From: Dave Abrahams (abrahams_at_[hidden])
Date: 2000-04-15 17:32:02
on 4/15/00 3:34 PM, Nathan Myers at ncm_at_[hidden] wrote:
>>> Can somebody point out any exception-unsafety in libsigc++?
>> Can you guarantee exception-safety of libsigc++ ? If no, then it has
>> serious implications for all programs using that library.
> Exception safety is critically important. If the interface doesn't
> interfere, then it's a matter of auditing. (To guarantee exception
> safety is nice, but it's not the same as having it.) Before I'll
> use libsigc++ or your library I'll inspect them myself -- unless
> Dave Abrahams announces he's satisfied.
For the record, a neccessary first step goes well beyond saying "this
library is exception-safe". The notion "exception-safe" has meaning for a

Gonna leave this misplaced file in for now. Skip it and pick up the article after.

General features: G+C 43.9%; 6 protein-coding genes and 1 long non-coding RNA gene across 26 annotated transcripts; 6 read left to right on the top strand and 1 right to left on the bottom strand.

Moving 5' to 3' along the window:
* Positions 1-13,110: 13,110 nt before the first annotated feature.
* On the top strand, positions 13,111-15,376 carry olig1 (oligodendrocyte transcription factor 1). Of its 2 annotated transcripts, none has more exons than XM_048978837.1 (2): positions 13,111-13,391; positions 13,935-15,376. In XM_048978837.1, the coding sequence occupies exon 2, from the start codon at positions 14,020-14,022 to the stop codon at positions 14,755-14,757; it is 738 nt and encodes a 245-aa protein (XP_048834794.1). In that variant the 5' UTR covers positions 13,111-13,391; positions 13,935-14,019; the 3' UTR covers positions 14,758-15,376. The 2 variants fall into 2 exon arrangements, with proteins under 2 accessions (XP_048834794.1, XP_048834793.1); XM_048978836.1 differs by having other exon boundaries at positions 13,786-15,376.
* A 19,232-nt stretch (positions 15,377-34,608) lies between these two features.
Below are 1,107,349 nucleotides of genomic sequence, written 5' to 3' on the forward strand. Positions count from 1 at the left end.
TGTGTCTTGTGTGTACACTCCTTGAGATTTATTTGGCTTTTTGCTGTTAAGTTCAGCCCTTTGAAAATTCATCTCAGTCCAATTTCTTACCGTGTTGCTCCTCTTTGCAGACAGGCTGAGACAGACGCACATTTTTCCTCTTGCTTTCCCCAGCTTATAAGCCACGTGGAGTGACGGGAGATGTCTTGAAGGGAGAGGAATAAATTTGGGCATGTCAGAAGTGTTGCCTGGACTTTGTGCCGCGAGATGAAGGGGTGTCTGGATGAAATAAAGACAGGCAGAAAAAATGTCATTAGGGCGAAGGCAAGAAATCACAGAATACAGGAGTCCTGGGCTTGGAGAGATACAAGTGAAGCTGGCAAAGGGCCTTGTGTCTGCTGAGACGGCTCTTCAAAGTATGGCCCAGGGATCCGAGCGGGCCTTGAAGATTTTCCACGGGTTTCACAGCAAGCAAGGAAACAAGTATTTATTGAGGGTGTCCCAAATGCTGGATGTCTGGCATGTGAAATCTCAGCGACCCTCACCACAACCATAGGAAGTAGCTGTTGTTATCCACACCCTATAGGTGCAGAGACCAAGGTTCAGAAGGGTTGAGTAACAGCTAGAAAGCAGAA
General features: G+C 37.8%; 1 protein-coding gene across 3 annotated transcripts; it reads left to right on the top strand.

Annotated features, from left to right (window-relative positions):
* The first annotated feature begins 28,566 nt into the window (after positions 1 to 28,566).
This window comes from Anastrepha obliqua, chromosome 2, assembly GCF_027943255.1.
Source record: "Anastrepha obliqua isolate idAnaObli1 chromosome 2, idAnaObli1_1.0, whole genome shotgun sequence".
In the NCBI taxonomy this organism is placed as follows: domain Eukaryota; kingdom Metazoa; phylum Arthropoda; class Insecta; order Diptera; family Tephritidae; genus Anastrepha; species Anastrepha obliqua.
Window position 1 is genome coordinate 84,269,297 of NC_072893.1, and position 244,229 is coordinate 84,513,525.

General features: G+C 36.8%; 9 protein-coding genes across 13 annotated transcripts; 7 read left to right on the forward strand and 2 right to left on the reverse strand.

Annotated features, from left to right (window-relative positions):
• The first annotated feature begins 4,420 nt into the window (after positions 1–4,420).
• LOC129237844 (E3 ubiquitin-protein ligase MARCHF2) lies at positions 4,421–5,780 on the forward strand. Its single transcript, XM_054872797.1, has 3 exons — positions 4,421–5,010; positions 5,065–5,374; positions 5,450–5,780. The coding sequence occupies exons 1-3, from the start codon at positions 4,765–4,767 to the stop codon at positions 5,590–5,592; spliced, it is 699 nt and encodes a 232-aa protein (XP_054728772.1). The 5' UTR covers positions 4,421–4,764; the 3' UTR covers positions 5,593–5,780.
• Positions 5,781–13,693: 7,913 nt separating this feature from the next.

whole program but usually not for a library or set of components. The
important question is whether the components can be used to build a program
which is usefully exception-safe.
To answer that, each function in the library must be analyzed to determine
its exception-safety characteristics. I recommend classifying functions
according to whether they provide the basic, strong, or no-throw guarantees.
basic - all invariants are preserved; no resources leak
strong - the program state is unchanged if an exception is thrown
no-throw - never throws an exception
As a rule, a good library will need to provide many strong guarantees and
usually some no-throw guarantees. Sometimes the basic guarantee is
unavoidable for efficiency or other reasons. Such functions can still be
Anyone who has done the work to determine which exception guarantees are
provided by each function has a leg to stand on when claiming his library is
exception-safe. Anyone else, well... I'll assume the claims are false ;)
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